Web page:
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Mindfulness Meditation

Eileen Ybarra, Librarian III, Electronic Resources,
African American woman in mindfulness meditation
Within mindfulness meditation, you can create some stillness amid an active mind

We may all find ourselves in higher stress and uncertainty these days. I know I have met my fair share of emotional difficulty in the past few months. What has helped steady me is my mindfulness meditation practice. For over 15 years, I have engaged in this daily practice of creating greater ease from within. Mindfulness meditation brings a gentle emphasis and present-time awareness. We may find ourselves lost in different worries or anxieties throughout the day; however, mindfulness meditation is one way where we can create steady attention to simple bodily presence in the moment. We can bring this intentional awareness of our everyday experience with meditation.

Engaging in mindfulness mediation does not mean that you have to be calm, to begin with! Sometimes people have an idea that you have to “have a quiet mind” to meditate. This is not necessarily the case at all. Within mindfulness meditation, you can create some stillness amid an active mind. There is no requirement to have certain emotions or mental mind state for meditation. There is no requirement to have a specific body type either.

Here are some basic instructions for meditation. I have taught many classes using this easy method:

  • Set aside time to meditate. This could be as little as a few minutes or a half-hour or more. Whatever you feel called to do. You may want to set a timer for this, such as on a smartphone.
  • Find a comfortable spot where you can sit with quiet around you and lack of interruption. If appropriate, this can even be done outside, as long as you are in a comfortable quiet place.
  • Arrange yourself sitting comfortably, in whatever way that is well-supportive of your bodily structure. Whether it’s on the floor with cushions, a chair, or the side of your bed, whatever way works for you.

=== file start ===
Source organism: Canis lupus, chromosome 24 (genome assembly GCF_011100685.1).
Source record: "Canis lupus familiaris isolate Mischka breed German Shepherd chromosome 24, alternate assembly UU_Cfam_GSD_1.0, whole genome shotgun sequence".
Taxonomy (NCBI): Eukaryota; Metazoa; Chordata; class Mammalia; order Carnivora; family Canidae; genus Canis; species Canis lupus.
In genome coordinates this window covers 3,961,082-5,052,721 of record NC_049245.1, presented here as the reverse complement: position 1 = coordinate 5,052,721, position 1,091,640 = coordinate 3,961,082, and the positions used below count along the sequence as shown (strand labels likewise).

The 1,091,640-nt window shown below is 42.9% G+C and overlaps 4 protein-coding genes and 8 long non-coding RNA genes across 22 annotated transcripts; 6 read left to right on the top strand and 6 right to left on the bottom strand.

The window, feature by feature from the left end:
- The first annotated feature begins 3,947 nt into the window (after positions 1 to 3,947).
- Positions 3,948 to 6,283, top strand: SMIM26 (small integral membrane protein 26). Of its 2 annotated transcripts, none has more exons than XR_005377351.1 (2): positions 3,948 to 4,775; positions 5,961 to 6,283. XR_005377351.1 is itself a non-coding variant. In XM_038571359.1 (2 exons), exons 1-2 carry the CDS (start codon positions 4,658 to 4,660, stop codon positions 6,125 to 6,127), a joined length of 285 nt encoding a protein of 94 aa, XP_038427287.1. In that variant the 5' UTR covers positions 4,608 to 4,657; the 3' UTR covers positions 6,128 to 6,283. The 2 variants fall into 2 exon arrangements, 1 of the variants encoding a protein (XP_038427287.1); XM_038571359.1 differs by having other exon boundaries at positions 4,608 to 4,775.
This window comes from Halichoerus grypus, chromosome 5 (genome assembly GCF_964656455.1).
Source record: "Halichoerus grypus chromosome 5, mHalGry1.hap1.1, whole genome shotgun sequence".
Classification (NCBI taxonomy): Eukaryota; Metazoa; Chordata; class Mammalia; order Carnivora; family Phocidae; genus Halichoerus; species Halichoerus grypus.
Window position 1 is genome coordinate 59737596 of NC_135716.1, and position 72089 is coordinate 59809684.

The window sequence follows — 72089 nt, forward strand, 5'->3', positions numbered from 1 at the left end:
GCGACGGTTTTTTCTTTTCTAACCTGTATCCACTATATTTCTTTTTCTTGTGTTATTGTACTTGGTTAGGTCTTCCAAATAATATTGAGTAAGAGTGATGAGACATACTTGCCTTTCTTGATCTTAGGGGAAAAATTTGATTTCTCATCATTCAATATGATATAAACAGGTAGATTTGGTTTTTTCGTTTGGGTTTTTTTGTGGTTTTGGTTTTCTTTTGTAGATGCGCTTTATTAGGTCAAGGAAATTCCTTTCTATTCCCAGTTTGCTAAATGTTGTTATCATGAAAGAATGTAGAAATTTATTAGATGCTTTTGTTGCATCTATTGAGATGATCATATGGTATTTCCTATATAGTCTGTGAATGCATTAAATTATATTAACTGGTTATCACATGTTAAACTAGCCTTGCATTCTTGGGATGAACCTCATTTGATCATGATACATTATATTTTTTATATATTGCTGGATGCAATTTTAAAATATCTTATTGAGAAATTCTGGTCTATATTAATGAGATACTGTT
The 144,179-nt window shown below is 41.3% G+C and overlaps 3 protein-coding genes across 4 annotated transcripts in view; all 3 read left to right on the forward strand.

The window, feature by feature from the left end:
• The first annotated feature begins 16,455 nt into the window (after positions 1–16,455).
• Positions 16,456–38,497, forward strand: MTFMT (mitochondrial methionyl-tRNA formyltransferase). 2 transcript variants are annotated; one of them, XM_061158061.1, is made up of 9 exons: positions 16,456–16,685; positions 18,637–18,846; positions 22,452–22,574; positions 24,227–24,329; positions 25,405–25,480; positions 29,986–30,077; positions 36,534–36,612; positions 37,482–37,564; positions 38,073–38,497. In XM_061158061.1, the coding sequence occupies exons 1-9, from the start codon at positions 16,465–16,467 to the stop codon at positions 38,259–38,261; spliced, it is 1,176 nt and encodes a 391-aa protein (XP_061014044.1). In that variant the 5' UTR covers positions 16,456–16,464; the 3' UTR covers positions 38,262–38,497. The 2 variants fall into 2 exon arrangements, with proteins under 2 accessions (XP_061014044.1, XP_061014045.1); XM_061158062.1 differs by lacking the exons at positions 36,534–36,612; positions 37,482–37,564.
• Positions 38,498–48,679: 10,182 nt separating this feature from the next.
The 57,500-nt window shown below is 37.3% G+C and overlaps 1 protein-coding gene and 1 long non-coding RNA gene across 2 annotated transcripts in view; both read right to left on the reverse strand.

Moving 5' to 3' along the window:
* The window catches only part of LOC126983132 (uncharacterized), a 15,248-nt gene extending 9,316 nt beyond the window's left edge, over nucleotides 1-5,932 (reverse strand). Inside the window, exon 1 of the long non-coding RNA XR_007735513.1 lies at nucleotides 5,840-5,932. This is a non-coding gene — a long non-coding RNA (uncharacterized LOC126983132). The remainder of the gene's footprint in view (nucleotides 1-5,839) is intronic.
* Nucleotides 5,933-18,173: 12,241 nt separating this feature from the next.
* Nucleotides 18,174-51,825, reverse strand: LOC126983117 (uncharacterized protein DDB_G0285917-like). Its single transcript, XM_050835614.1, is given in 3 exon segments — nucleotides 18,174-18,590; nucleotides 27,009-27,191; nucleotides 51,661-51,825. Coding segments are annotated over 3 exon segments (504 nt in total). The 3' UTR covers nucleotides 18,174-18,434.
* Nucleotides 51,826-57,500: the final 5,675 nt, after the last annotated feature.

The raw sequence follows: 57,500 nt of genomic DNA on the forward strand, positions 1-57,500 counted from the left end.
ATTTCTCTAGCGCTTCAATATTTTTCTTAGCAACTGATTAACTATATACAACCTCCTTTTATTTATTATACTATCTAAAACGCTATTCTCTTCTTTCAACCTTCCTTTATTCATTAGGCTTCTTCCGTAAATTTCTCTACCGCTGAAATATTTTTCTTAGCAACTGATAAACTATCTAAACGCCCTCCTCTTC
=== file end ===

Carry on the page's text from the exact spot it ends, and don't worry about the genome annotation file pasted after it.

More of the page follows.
• Close your eyes and start with a couple of deep breaths.
  • Connect with your awareness by placing gentle attention within the body.
  • Start from the top of your head down through the bottom of your toes. Like water pouring into a glass. Smooth, gentle and at ease.
  • Bring your attention to the breath. This could be at the passage of air at the nostrils or the rise and fall of your belly.
  • That’s it! Naturally, you may find your attention wander. You may have many thoughts, maybe emotions or other bodily sensations occurring at all at once. You don’t have to stop any of those things.

Experiment with a gentle intention to return your primary attention to your breath. Try and allow everything else you notice to be in the background. It’s ok if you occasionally forget to come back to the breath. It’s all part of practicing meditation.

Our OverDrive/Libby collection on Meditation & Mindfulness is a fantastic resource for more information, as well as some of my favorite titles listed below.


Recommended Books For Mindfulness Meditation


Mindfulness in Plain English
Gunaratana, Henepola

Meditation for Beginners
Kornfield, Jack

The Little Book of Being
Winston, Diana

Meditation for Fidgety Skeptics
Harris, Dan

How To Meditate
Chodron, Pema

Meditation
Young, Shinzen

Mindfulness For Beginners
Kabat-Zinn, Jon

Wherever You Go, There You Are
Kabat-Zinn, Jon

10% Happier
Harris, Dan


 

 

 

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